The Conversation — On July 13, 2023, the US Food and Drug Administration approved a drugmaker’s application for the first daily over-the-counter birth control pill for people seeking to prevent pregnancy.
The pill, called Opill – the brand name for the tablet formulation of norgestrel – is an oral contraceptive containing only progestin hormone, which helps prevent pregnancy by thickening cervical mucus, preventing ovulation, or both. Opill was initially approved by the FDA for prescription use in 1973. Its approval for nonprescription use may spark other manufacturers of prescription-only birth control to follow. This highlights the importance of pharmacies as destinations for health care and pharmacists as facilitators of contraceptive care.
Opill is expected to be available through pharmacies, supermarkets, convenience stores, and online retailers in early 2024. The FDA’s approval of an over-the-counter birth control pill can further expand options for people seeking hormonal contraception to all 50 states and US territories. This expanded access could be a significant development in the post-Roe era as individual states further restrict women’s access to abortion.
Prior to the FDA’s approval of this pill, many US states have allowed pharmacists to prescribe hormonal contraception. The process begins with a pharmacist consultation to screen patients for eligibility, collect a medical history and measure blood pressure. If the patient qualifies, the pharmacist can provide a prescription to the patient; if not, the pharmacist refers the patient to a physician.
We are a pharmacist and a public health expert. We see the move toward over-the-counter birth control as an important step toward accessible and equitable reproductive health care for all Americans. Even though this product will be over-the-counter, pharmacists will play an indispensable role in that effort.
Making Birth Control More Accessible
With more than 60,000 pharmacies nationwide, pharmacists are the most accessible members of the health care workforce. Nearly 90% of Americans live within 5 miles of a pharmacy. Throughout the COVID-19 pandemic, pharmacies have provided testing, vaccination, and treatment for millions of people in the US, proving their worth in supporting and sustaining initiatives that are important to public health.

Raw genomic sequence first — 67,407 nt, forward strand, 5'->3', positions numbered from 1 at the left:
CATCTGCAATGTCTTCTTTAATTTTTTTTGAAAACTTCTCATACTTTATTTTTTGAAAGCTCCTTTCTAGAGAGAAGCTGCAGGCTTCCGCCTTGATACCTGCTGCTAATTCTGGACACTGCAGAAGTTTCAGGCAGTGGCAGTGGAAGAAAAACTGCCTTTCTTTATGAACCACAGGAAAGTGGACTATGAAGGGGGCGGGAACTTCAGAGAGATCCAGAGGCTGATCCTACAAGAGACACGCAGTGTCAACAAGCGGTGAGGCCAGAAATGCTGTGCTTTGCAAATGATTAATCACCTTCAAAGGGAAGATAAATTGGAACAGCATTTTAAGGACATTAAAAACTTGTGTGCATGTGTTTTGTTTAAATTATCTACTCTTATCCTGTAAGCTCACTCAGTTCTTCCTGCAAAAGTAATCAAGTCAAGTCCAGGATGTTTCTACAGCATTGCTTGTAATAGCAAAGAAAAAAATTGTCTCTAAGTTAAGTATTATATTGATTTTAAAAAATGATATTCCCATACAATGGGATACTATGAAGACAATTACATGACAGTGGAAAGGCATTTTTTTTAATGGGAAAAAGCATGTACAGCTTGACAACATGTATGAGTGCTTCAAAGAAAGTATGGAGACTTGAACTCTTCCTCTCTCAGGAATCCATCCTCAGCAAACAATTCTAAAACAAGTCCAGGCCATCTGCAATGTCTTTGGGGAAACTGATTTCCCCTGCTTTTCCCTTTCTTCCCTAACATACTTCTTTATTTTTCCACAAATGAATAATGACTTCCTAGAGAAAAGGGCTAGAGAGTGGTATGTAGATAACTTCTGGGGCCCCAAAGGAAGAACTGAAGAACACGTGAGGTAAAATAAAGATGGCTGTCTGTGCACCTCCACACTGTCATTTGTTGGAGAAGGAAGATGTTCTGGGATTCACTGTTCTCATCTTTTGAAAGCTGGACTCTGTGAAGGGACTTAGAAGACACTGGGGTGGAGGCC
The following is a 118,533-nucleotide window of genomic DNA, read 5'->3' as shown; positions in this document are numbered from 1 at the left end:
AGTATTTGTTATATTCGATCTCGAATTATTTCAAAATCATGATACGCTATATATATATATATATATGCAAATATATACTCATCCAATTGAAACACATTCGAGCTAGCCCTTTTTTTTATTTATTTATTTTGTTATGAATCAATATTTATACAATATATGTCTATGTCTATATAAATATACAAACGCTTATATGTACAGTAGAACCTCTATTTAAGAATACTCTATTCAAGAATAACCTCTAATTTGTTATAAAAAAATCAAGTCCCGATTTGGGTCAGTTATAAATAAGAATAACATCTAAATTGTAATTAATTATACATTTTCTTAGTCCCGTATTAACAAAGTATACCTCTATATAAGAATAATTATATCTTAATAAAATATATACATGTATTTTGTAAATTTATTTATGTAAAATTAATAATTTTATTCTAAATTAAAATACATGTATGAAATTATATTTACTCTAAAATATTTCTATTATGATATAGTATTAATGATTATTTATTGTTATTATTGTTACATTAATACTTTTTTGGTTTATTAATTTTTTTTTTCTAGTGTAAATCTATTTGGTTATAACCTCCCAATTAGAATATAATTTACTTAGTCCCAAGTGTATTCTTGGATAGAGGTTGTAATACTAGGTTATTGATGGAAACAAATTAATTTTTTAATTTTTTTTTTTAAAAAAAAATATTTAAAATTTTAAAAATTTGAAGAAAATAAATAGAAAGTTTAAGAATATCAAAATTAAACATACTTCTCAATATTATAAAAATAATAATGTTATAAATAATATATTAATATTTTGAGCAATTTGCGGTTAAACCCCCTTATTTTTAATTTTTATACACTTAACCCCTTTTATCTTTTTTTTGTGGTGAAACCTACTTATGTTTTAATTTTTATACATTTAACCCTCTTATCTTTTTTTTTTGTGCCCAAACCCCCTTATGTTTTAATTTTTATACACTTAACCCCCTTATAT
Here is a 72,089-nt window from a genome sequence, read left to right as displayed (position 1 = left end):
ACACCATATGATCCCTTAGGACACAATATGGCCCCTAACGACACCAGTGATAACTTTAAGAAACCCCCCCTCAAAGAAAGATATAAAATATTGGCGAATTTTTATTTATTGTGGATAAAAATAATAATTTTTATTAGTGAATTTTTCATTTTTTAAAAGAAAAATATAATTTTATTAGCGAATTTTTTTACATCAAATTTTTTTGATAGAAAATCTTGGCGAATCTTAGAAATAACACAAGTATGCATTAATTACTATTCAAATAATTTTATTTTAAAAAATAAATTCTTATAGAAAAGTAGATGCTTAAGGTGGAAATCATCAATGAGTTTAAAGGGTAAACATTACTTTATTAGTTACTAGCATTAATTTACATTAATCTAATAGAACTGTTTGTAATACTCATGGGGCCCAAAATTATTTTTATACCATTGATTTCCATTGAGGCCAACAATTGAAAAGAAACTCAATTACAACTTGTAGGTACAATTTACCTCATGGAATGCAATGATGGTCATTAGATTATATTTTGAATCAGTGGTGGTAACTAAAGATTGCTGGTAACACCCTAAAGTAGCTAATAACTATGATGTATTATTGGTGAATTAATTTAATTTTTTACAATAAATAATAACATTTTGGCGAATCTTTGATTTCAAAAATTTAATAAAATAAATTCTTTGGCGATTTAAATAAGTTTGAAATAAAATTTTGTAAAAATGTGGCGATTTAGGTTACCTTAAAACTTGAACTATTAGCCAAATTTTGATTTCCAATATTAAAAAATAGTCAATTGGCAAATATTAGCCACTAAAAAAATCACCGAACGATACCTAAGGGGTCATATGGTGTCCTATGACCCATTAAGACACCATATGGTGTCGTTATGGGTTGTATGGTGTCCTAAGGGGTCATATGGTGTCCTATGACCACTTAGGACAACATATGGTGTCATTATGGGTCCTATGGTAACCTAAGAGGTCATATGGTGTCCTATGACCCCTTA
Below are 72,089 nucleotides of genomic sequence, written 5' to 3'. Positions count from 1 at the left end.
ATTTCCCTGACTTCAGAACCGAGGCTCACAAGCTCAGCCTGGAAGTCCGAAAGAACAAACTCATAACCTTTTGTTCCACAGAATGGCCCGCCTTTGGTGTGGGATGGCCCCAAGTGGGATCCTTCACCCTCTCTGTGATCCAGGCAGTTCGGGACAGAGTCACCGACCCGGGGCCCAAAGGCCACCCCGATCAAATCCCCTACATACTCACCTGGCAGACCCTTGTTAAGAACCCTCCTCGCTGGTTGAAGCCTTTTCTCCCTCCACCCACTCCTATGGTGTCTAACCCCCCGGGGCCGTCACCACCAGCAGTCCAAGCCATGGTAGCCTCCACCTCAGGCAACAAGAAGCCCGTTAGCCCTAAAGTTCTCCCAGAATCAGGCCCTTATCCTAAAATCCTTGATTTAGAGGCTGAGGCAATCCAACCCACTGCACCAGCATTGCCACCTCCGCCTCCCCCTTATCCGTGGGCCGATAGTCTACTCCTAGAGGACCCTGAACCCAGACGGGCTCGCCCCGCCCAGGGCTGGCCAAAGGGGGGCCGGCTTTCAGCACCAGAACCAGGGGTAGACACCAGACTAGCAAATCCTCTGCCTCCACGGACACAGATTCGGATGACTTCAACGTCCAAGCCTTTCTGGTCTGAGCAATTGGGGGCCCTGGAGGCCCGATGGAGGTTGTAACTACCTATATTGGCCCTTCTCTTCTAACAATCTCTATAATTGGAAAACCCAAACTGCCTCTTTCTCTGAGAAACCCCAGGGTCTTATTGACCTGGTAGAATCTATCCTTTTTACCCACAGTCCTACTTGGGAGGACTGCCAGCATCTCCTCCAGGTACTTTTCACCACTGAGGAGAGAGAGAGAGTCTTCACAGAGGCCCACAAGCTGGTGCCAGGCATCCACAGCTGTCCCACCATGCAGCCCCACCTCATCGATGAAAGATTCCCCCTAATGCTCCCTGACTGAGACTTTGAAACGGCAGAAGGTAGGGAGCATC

Traditionally, hormonal contraception – also known as birth control, or when taken orally, “the pill” – has only been accessible after a comprehensive medical evaluation by a physician, physician associate, or nurse practitioner.
But in 2016, California and Oregon changed their legislation to allow pharmacists to prescribe birth control. That quickly expanded to 20 states, plus Washington, DC, that now allow pharmacists to prescribe some form of birth control, whether it be the pill, patch, ring, or shot.
However, the move toward over-the-counter birth control is important because it will lessen some of the known barriers to birth control, especially if the products are offered at an affordable price point. These barriers include the inability to pay for medical office visits required to obtain a prescription, lack of insurance to cover the cost of prescription birth control, or lack of access to pharmacist-prescribed contraception.
Over-the-counter birth control can also reduce access barriers by preventing the need for a scheduled appointment with a primary care physician during work hours, the need for a pharmacist to be present to dispense prescription birth control or the need to travel long distances to access these professionals.
But it is important to note that over-the-counter access to hormonal birth control does not replace the importance of regular office visits or discussions about reproductive health with physicians.
Addressing Remaining Barriers
Even in states where pharmacists are currently allowed to prescribe birth control, over-the-counter hormonal birth control can make a difference.
For example, if state policies do not create payment pathways to reimburse pharmacists for their time to counsel and prescribe, pharmacists may choose not to participate in prescribing birth control. Additionally, pharmacist availability and time may be limited and more restricted than the hours a pharmacy is advertised as open to the public to sell over-the-counter birth control products.